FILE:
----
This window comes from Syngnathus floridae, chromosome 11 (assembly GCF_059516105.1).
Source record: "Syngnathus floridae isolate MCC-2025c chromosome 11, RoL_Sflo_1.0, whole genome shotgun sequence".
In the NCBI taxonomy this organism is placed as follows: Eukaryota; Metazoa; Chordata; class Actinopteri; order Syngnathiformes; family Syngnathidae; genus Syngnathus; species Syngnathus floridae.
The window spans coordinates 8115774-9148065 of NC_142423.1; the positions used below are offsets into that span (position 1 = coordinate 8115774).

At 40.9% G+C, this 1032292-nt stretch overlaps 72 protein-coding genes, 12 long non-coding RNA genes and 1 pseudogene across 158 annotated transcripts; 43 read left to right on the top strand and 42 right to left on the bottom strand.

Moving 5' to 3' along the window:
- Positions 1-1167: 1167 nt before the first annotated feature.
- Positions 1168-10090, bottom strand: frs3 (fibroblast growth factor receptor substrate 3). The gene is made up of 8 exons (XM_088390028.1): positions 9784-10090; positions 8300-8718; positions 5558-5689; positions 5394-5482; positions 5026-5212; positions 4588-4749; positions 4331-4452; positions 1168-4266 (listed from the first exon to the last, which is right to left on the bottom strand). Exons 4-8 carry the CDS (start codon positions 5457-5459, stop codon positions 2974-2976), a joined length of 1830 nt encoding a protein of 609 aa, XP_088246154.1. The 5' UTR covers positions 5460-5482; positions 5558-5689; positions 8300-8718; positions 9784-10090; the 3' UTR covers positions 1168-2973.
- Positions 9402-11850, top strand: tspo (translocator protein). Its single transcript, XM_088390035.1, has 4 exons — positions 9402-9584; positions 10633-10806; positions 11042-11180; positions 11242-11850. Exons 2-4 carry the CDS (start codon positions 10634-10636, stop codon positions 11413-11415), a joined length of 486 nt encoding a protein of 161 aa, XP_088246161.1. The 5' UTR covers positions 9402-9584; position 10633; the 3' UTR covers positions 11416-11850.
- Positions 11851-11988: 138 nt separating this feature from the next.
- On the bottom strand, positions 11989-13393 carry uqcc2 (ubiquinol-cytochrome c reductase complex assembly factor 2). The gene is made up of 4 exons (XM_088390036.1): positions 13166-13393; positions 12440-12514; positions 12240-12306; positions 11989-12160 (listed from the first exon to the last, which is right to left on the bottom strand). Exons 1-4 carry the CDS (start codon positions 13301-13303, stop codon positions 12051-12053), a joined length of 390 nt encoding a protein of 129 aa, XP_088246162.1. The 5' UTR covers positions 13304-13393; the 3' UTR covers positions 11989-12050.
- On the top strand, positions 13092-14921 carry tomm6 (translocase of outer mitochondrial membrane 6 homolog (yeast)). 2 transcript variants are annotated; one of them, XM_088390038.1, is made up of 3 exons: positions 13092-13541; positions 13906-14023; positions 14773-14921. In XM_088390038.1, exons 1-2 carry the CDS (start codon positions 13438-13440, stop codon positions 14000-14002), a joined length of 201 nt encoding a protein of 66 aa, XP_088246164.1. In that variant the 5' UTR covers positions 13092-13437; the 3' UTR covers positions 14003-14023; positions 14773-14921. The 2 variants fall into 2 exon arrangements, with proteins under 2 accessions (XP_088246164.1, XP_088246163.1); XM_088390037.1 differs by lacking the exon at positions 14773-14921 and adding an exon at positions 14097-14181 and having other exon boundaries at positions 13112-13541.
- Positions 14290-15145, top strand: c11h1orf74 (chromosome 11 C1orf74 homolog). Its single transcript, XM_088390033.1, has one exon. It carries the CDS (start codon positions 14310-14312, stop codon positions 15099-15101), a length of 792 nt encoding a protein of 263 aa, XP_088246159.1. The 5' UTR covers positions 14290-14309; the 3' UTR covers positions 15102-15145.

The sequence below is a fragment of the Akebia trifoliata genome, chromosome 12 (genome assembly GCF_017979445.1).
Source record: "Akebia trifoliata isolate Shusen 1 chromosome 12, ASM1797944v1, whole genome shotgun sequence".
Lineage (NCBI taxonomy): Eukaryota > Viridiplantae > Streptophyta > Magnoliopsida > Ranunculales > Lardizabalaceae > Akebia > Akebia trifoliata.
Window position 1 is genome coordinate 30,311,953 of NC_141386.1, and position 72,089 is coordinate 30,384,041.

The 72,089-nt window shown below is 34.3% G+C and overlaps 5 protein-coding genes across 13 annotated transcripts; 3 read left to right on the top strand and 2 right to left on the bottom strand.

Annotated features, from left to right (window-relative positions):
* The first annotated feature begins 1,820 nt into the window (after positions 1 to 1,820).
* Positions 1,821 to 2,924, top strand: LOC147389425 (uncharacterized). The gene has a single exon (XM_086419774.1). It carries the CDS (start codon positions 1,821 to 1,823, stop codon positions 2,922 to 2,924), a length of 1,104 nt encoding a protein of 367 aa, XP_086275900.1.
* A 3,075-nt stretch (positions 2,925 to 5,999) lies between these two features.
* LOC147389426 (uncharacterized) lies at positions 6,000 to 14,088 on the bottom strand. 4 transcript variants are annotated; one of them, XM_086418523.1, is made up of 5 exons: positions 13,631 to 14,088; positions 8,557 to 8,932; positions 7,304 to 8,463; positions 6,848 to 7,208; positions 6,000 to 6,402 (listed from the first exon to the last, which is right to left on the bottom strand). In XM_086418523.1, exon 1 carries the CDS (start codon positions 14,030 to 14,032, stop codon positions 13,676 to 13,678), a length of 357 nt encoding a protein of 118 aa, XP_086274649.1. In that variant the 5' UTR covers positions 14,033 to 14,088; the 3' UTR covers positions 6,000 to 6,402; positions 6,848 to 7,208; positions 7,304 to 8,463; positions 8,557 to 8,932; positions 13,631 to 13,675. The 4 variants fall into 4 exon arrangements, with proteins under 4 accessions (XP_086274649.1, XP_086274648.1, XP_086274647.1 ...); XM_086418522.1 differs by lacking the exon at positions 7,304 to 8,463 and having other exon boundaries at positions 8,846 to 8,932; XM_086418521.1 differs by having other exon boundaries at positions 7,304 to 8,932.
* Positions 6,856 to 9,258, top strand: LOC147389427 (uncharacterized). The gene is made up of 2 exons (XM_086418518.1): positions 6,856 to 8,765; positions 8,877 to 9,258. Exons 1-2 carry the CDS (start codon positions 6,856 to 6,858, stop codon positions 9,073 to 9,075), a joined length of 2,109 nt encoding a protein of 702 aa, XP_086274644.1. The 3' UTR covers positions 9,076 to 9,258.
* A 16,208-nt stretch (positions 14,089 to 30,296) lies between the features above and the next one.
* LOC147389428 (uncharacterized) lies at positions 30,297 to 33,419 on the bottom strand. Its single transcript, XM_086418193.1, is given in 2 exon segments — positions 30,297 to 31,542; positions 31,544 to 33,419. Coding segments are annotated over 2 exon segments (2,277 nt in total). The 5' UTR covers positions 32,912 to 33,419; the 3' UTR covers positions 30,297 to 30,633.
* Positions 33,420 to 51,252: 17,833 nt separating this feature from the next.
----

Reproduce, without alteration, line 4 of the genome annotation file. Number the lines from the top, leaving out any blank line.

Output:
The window spans coordinates 8115774-9148065 of NC_142423.1; the positions used below are offsets into that span (position 1 = coordinate 8115774).